Only distance learning for now
July 23, 2020 | View PDF
In an about-face, the Richland School District will begin their school year with students learning from home.
Last week, the district put out a reopening plan that would see two groups of students attend school in person for two days, while distance learning the rest of the week. But with Governor Newsom’s announcement of stricter guidelines for reopening, the Richland district had to rethink their plan.
“Unfortunately, with the new statement by the governor, we don’t qualify to reopen for in-person sessions, leaving us no choice but to start the year with distance learning,” said Rosa Romero, interim superintendent of the district. “I really wish that he would have come out with this sooner, saving us a lot of trouble and preventing a lot of heartache.”
Romero said that with Kern County appearing to being placed back on the watch list, no school in the county will be able to start with in-person learning.
In the original plan, students would be separated into two groups, and one group would attend school on Monday and Tuesday and the other would go on Thursday and Friday. The district had several precautions put in place including temperature checks, numerous hand-washing stations, social distancing, and wearing face coverings. That plan will be put on hold until it is deemed safe for children to return to school in person.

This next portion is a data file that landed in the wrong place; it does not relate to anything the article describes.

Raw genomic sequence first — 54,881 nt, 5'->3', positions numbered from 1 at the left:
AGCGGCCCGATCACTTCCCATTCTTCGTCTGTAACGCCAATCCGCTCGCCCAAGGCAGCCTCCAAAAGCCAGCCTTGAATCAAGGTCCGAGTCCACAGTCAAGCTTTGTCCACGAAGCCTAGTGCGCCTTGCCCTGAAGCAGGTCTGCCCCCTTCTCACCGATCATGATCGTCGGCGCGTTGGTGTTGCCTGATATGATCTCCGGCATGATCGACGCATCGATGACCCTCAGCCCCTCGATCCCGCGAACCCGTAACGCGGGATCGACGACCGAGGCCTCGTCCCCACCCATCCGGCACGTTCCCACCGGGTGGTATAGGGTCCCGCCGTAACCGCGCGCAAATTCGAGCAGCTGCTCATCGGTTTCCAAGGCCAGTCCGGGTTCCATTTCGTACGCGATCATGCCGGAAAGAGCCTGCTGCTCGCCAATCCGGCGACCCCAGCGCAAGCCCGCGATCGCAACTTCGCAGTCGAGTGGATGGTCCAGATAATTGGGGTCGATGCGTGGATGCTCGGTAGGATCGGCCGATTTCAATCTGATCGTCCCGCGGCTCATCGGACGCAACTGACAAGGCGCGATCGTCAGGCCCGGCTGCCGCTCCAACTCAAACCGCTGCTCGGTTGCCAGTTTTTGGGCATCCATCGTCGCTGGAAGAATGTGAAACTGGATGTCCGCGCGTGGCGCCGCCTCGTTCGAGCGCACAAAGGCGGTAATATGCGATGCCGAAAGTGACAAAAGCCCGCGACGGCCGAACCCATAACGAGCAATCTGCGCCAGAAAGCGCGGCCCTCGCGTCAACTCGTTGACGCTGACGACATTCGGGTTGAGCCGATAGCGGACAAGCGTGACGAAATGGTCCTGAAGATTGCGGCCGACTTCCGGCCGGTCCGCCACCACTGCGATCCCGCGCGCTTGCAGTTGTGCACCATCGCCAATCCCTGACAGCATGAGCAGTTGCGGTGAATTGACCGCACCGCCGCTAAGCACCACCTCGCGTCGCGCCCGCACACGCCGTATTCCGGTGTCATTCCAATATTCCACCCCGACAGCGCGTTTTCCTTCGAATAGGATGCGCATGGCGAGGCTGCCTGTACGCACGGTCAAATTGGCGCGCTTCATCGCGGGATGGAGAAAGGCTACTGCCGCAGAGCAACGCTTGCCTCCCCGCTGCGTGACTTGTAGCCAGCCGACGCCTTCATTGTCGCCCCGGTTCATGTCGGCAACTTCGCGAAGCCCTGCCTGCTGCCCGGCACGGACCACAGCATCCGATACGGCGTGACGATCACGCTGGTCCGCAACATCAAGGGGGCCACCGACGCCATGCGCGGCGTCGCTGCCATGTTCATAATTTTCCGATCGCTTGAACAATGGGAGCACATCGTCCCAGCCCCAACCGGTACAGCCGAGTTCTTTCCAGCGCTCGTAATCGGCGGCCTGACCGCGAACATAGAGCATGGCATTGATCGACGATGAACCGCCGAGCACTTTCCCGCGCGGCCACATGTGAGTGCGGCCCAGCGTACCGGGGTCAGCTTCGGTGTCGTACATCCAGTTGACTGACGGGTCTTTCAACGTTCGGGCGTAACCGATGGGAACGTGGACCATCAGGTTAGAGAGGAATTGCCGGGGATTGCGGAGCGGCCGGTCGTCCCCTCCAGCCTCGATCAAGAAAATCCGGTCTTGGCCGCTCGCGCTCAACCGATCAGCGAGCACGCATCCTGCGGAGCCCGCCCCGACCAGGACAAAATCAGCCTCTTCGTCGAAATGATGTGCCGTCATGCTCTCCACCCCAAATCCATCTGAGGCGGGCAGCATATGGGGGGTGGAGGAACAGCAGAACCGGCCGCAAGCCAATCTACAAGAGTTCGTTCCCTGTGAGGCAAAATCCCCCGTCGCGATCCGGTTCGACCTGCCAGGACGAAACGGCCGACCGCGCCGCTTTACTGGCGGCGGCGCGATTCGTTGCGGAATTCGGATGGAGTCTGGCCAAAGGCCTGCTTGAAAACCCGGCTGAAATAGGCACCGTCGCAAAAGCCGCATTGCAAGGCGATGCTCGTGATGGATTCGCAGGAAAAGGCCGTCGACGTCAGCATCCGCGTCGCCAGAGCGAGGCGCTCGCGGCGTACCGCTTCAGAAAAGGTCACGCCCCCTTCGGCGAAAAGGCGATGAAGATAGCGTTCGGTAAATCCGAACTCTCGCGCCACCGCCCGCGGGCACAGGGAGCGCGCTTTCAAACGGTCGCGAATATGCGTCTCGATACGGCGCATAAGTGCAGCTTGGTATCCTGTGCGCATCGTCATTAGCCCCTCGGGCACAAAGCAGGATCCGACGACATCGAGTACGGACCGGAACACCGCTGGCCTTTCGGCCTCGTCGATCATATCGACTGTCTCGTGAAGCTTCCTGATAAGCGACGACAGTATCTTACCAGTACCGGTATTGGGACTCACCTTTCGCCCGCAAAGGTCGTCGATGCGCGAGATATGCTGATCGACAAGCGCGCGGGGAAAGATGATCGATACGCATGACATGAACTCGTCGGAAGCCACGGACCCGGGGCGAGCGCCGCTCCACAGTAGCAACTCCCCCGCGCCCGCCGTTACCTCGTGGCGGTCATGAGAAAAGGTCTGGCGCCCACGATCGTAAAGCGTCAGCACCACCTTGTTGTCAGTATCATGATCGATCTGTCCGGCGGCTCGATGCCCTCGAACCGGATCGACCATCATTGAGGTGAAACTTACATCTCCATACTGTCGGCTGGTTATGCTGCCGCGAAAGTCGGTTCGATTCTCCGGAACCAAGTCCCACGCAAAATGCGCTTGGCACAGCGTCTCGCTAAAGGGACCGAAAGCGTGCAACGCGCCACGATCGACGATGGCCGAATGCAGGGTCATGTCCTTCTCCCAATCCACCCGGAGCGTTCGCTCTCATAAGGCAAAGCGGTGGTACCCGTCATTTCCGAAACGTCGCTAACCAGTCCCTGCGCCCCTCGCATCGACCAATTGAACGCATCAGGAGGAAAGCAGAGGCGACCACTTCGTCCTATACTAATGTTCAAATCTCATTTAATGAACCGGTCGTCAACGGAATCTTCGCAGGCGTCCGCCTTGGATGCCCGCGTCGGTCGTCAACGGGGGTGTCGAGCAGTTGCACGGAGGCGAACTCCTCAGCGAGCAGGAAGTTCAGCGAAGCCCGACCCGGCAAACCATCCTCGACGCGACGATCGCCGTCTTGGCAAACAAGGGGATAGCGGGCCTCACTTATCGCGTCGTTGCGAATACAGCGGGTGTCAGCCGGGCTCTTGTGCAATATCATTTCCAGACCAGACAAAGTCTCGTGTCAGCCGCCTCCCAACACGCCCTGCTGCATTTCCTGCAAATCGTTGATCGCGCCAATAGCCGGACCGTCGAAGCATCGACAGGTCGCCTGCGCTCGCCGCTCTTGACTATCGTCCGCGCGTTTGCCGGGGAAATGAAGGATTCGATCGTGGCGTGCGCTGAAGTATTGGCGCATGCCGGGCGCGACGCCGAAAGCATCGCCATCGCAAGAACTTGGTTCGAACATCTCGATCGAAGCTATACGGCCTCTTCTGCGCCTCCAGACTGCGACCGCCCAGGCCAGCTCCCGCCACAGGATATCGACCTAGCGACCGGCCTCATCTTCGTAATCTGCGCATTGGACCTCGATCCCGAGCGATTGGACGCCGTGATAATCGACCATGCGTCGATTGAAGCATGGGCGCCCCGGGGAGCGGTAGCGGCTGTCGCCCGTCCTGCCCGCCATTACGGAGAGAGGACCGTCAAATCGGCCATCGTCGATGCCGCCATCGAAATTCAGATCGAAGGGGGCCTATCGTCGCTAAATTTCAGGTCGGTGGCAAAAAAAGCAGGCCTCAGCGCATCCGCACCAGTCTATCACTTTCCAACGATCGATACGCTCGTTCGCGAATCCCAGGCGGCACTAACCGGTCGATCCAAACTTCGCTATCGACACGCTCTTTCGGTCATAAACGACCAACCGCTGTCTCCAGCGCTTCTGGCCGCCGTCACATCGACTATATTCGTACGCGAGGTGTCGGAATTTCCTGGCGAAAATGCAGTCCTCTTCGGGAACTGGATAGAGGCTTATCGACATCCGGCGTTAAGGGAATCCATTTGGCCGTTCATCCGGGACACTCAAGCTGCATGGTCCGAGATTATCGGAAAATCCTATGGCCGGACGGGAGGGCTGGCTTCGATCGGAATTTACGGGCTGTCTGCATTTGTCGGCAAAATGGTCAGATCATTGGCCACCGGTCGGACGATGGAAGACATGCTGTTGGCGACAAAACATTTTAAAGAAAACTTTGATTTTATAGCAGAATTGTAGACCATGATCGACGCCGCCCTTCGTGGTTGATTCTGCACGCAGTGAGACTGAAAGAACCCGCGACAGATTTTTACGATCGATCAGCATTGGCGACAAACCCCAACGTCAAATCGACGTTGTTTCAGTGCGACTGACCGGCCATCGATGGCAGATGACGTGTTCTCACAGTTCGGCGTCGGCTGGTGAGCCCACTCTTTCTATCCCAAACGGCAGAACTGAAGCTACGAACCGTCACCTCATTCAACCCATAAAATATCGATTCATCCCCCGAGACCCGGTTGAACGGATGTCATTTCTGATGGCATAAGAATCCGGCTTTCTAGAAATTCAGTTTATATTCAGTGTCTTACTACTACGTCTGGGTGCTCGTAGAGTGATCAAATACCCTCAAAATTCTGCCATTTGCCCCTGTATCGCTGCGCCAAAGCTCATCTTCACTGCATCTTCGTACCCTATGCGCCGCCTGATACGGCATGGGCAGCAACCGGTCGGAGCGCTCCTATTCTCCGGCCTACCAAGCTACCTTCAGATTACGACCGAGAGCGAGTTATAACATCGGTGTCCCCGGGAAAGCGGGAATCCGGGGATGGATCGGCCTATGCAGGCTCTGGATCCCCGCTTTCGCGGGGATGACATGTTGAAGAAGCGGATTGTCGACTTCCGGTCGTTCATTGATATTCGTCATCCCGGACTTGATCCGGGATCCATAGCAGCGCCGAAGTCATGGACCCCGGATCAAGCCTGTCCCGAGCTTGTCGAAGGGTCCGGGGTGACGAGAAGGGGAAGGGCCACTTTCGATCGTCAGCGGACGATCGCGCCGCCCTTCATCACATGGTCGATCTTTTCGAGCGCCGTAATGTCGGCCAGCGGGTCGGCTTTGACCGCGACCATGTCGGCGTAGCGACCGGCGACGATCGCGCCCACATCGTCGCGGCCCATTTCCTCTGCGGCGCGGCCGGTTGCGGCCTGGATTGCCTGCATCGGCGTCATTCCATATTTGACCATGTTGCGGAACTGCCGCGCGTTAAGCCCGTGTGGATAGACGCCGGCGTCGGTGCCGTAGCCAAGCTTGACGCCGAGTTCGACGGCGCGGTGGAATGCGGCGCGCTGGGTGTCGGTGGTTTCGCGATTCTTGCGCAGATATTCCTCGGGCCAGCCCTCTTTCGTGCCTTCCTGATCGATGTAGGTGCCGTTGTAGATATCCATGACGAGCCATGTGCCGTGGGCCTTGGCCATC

In the original plan, parents had the option to continue with distance learning full time.
“We are preparing a letter going out to the parents that will outline the new procedures,” Romero said. “We are encouraging those parents who were registering for distance learning to continue the registration process, giving us a head start on the process. The letter will let everyone know how to register and what the process will entail.”
Richland joins the Kern High School District, which had already decided to begin the school year with distance learning. In a 3-2 vote, the Kern High School Board approved a plan that would have the students learn from home for at least the first quarter, which ends in October. The decision was not met with a unanimous support, with a number of parents and administrators feeling that distance learning is not an acceptable alternative to in-person schooling.
Board member Cynthia Brakeman, who recently spoke at Shafter High’s graduation ceremony, said, “I think that we work best with face to face instruction. I know plenty of teachers who are ready to go back to school.”
The Kern High School Teachers Association, headed by Shafter High teacher Vickie Shoenair, supports a 100 percent distance learning model. With some teachers voicing their concern over the protocol that would allow them to return to in person schooling, the majority of teachers said they love teaching in person with their kids, but they want to do it only when it is safe. The situation will be revisited after the first quarter ends on October 9. If it is deemed safe, they will be adopting a hybrid schedule that would start with 25 percent of students returning to school, with that percentage increase if it is safe.